which aptly described the intensity of her longing for her white lover. The
recording, which has receive much publicity is entitled simply. "Dark."
The lyrics of the song, which w 11 be labelled "After-hours Love,' are:
"In the dark of the night
I must come to you. ....
Bring to you my love ....
When the daylight is gone,
I can run to you . .
When sunshine's in the sky
I wonder why

"The world and we just don't agree,
But then I guess
The night is best for us.
So wait till the night and the dark. ..
Call me back to you
To cling to you,
And bring to you,
My love (After dark)."
The song was ruled Illegal in Soeth Africa.


Indonesia Takes Over
JAKARTA, INDONESIA 27 April:- Indonesia next Wednesday form.
ally takes over the territory of Dutch West New Guinea that she has claim.
ed for eighteen years.


R.T.G. Dilemma

by Mable James

In view of Mr. Franklin Baron's
catrgotical deniil of thi findings of
the Comminitc of Investigation on
Saturday 27th April, 1 am asking
cv'ry t.x Payer in l(oau to secure
a copy of the "' Repoit ofci.c Roseiu
Town Co,'ncil Inquiy 1962"' for
peiu al. Shortly b fore tie D.U.P P.
government went out of power they
succeeded in changing a five into an
eight and now cmey are trying to
give the tax payers of Roseau a six
for a nine.
Page two, paragraph one of the
report discloses that the bass for the
Inquiry "was a suggestion by Dr.
Wartythe then acting Senior Medi-
ral Officer who after hearing the
frequent complaints of srff inefficcin-
cy, maladministration of funds" etc.
suggested that an Inquiry be set up
The inquiry goes on to say "in some
correspondence from the Mayor to
the Ministry of Labour ar.d Social
Services, is to be observed a marked
s rain of resentment and at timts
hostility.'
Look up page four, chapter two,
where from the mayor's evidence it
became clear t( the investigating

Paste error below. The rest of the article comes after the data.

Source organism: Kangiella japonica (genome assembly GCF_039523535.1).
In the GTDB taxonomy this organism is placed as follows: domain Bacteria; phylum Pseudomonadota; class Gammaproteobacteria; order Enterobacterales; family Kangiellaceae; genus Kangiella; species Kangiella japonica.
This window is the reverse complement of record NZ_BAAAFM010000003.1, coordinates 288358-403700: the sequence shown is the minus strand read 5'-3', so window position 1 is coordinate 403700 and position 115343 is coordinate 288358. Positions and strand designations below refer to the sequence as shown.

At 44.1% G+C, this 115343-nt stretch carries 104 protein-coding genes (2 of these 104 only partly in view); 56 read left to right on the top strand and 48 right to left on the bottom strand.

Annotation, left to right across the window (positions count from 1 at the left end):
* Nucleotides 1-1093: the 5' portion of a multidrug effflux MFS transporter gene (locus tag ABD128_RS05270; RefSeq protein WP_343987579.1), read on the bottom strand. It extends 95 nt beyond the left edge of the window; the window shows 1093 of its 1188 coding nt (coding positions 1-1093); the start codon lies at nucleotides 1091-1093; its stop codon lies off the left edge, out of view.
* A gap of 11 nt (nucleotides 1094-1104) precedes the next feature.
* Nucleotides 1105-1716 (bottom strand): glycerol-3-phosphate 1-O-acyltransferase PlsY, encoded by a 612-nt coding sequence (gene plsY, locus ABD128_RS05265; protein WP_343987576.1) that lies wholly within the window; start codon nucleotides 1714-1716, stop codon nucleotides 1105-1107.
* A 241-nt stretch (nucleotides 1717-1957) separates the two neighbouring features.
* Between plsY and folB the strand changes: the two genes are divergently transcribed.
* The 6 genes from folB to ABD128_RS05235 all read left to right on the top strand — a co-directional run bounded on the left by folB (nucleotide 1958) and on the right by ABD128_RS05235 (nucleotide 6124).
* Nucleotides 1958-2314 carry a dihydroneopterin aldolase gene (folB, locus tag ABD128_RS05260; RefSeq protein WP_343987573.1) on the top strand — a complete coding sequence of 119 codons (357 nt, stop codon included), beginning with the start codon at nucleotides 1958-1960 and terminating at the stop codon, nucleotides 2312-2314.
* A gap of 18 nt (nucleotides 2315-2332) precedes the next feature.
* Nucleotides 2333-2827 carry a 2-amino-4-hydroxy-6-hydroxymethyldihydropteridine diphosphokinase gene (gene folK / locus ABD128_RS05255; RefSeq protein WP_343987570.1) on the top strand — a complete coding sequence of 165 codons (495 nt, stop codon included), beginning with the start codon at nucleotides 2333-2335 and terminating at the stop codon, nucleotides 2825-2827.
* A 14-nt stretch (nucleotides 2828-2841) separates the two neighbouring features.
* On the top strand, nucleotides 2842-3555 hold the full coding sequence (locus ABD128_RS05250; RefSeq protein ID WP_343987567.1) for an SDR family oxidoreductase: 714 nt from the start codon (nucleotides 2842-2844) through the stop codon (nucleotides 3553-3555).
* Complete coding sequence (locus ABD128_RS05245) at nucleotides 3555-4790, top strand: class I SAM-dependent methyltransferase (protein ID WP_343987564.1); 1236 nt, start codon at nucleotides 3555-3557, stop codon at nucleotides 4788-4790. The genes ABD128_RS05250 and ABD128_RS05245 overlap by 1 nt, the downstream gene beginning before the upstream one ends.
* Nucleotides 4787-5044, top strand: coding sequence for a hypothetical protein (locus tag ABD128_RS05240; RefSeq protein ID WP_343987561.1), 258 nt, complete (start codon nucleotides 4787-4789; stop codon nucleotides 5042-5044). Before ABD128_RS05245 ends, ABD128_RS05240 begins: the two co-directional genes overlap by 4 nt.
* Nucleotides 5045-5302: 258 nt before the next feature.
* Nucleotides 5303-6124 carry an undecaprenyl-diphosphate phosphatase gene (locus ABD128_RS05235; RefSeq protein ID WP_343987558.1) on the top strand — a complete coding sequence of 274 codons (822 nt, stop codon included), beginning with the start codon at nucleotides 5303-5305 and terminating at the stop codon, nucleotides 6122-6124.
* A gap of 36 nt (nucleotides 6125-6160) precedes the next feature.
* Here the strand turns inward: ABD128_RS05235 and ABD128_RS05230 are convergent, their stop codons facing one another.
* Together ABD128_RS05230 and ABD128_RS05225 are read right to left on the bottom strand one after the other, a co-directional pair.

Committee that "there was a strong
current of resentment running thr-
ough the organization of the Town
Council and that Personnel manage-
ment and relationships had to a large
extent broken down."
Paragraph 3 says ''a good deal of
roblee \ as based on a keen rivalt
it itcy between
the Mayor and the Chief executive
Officer the town clerk. It may be
fair to state that the forcefulness of
the language of the Mayor and the
unfortunate reactions to some of his
efforts were the direct cause of this."
Page four paragraph 9 gives you
the facts about the quarrel between
the Mayor and the Town Clerk
over the coffins moving in and out
of the R, T, C.
Page seven records that "many of
the otticials are of the opinion that
the Councillors, and the mayor in
particular, attempt :o interfere with
the staff too much".
Page eight informs us how the
discipline in the R. T. C. is chal-
lenged. ''It has been argued that
this state of affairs was precipitated
by the repeated and unnecessary
presence of the Mayor and .by his
uncalled for m e ddl i n g in staff
matters. Instances have been given
where he re-employed men who had
been dismissed for good cause, and
of his encouraging workmen to flout
authority by looking t.) him for pro-
tection. There have been s o m
instances where workmen were usec
to do odd jobs for the mayor."
Page nine explains that "Nc
proper records are k e p t. "The
method of storing pipes, brooms,
and items of equipment for the usi
of the council is very faulty a n c
provides ready scope for fraud tc
those who get to know of its
shortcomings".
Chapter three deals with finance
and financial control, "The audi
has tried in vain to get the Counci
to bring up to date its accounts."
Paragraph 44 "advances ap-
pear to be made to the staff with
out any proper records being
kept."
Page 11 Paragraph 48 "In vies
Sof the slenderness of the Coun
cil's resources there should be n


readiness to write off sums of
money. In one case, however ,the
mersenger was sent with $120.00
to pay councillors. She returned